(This posting originally appeared on The Melt-Ink Pot)
I’m about 3/4 of the way finished with my second draft of the first volume of the “Daughters of August Winterbourne” series. And in the course of editing, I’ve had to make some pretty tough decisions.
One decision I made just today was to delete a small section that was told from the POV of Nicholas Fletcher, the main character’s love interest in the story. I really loved the section, and it ended with one of my favorite lines from the whole story:
As Sophie’s Lightning sailed on through the night, Nicholas Fletcher tried to convince himself that it was the cold wind that brought tears to his eyes. He almost succeeded. Almost.
It’s a great line, one that shows us a great deal about Nicholas’ character, including the fact that he is not good at lying, even to himself.
However…at that point in the story, being in Nicholas’ head would force me to reveal information that I was not yet prepared to reveal. It lessened the impact of a later reveal, one that is pivotal to the story. So in order for that bit to work, this bit had to go.
Editing is a difficult process, one that isn’t made any easier by the fact that there are no signposts, no maps to point me in the right direction. Unlike the Sudoku game I have loaded on my computer, the text does not light up red to let me know when I’ve made an incorrect choice. It’s all based on one of two things: My own instincts, and the advice of my critique group.
I’ll write more on the second in a week or two, but let’s talk about the first for a few minutes.
I found this quote today, and it really seemed to fit:
“Writing is easy. All you have to do is cross out the wrong words. “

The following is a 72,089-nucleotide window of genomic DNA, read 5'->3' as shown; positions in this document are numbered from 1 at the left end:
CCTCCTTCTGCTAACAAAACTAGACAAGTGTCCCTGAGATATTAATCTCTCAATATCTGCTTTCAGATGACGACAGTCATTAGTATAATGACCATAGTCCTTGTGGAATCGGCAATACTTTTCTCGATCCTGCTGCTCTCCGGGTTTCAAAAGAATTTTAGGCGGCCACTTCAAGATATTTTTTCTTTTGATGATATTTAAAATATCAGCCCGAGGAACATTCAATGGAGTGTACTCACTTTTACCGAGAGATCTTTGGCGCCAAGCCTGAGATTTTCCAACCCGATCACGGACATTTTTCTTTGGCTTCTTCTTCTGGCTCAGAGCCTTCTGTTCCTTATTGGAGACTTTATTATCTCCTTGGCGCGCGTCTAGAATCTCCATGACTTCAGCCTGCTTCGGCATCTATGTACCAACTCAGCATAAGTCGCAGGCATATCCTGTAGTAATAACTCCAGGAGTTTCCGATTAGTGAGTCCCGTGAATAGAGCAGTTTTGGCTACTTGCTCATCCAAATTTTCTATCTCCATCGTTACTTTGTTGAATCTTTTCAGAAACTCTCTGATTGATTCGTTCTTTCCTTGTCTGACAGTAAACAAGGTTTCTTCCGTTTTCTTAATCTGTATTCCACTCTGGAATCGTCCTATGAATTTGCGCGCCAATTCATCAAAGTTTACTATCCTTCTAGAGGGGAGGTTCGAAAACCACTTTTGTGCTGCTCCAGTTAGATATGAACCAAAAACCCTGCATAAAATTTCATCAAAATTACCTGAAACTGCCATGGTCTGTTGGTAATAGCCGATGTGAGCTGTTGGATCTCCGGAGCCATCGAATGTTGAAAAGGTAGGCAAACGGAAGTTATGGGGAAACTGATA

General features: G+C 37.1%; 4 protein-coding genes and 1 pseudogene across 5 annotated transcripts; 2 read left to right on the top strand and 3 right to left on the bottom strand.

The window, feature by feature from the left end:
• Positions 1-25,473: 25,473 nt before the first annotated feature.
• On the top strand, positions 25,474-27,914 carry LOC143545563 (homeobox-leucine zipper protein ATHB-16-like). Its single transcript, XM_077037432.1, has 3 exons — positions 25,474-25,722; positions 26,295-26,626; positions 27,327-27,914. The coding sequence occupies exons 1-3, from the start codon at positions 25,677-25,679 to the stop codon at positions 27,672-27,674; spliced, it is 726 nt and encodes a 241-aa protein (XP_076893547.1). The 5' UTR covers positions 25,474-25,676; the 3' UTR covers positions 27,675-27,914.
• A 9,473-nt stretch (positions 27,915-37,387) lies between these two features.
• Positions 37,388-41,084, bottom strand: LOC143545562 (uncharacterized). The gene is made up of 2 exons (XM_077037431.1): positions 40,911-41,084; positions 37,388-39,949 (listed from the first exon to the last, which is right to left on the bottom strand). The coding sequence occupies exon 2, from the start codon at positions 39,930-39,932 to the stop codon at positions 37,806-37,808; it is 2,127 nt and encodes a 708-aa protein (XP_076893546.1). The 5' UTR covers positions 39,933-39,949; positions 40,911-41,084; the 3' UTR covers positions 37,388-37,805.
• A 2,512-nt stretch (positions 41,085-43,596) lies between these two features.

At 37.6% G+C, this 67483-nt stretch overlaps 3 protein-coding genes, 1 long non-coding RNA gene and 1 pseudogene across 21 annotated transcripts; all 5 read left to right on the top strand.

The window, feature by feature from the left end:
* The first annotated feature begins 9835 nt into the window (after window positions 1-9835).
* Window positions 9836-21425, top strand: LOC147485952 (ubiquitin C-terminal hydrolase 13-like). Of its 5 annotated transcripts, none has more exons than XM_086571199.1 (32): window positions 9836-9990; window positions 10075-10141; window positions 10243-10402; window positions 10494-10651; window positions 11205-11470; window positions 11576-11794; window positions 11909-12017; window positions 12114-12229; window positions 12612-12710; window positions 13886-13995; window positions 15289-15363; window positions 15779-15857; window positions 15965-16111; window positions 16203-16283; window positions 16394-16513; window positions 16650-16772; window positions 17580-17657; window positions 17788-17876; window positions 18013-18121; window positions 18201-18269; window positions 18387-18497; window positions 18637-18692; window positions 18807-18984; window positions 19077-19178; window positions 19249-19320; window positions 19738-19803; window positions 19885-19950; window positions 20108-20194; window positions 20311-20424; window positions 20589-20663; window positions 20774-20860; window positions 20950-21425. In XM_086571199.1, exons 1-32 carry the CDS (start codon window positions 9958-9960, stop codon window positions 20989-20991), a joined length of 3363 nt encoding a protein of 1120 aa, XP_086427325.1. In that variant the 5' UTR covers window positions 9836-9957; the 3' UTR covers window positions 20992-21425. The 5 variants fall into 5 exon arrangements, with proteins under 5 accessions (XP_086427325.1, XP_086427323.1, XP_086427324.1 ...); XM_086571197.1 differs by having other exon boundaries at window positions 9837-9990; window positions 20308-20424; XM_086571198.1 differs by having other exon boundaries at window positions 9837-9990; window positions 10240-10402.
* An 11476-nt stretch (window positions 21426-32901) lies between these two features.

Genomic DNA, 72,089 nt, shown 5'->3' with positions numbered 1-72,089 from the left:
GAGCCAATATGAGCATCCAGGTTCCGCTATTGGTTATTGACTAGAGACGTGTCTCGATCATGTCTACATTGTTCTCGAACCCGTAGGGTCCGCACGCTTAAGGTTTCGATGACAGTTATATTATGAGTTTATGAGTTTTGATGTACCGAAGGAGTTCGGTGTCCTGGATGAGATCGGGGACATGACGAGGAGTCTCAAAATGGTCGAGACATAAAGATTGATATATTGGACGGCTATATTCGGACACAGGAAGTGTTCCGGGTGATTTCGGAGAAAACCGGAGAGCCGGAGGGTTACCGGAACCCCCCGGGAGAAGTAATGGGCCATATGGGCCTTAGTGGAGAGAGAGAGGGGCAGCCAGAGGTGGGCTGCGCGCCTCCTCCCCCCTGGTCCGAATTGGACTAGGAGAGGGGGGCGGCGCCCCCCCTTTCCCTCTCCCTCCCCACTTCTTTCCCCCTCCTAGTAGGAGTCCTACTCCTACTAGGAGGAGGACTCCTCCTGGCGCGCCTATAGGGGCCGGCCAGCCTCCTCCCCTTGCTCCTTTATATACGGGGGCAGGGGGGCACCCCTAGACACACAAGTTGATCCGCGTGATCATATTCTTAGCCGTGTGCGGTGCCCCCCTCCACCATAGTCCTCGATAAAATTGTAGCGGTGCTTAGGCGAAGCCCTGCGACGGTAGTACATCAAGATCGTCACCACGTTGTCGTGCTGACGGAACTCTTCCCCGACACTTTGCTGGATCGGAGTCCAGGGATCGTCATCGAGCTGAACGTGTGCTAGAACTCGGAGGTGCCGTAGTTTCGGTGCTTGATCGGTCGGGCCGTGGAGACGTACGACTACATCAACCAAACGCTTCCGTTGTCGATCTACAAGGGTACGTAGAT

How does one develop the instincts to know what changes to make, and which bits to leave alone? As with most skills, practice helps. I find that the more I edit, the easier it is to spot things that just don’t belong in the story. For me, this happens on two levels: Whole scenes/subplots that aren’t needed in order to tell the story, and lines or paragraphs within a scene. I may not get everything on the first pass–in fact, I’m guaranteed not to–but with each subsequent pass, I weed out a few more things.
For me, distance also helps. I don’t know about anyone else, but when I finish a story, I’m convinced that if it’s not the best thing ever written, then it’s at least the best thing I’ve ever written. Every word is perfect. Nothing about it should ever be changed.
This is why I believe in letting things “settle” a bit before even attempting an edit. When I finish a story, I’m just too close to it. Depending on the story, I’ve spent the last several weeks or months eating, sleeping, and breathing this story. I’ve done my best to bring it to life, with characters and plots and consequences, oh my!
But after I’ve let it settle, it’s easier to see that this bit of dialogue nearly duplicates that bit of dialogue over there, and that this scene is very cute and amusing, but does nothing to further the overall plot.
Sometimes, though, even after a story has had a chance to settle, it’s not always easy to tell if the decisions I’ve made are the right ones. At the moment, I’m angsting about whether my story even starts in the right place. I currently begin the story with my main character, Celia Winterbourne, landing her father’s airship on the eve of her departure for the Royal Academy of Science in Oxford. It’s a great introduction to Celia and her father, August Winterbourne, and their airship, Sophie’s Lightning. I’ve tweaked it such that it has at least some tension in it now. But is this really where the story begins? Or does it begin when she boards the train to Oxford the next morning? Or when she gets off the train a few hours later? Or is there some better place at which to begin the tale?
Sadly, I don’t have the magical answer to that question. If I did, I would share, I promise.
In the meantime, the only advice I have to offer is this: Bits are cheap. If you are trying to decide between three possible points at which you could start your story, why not make three copies of it and try all three possibilities, then choose the one that works the best?
How do other people approach editing decisions?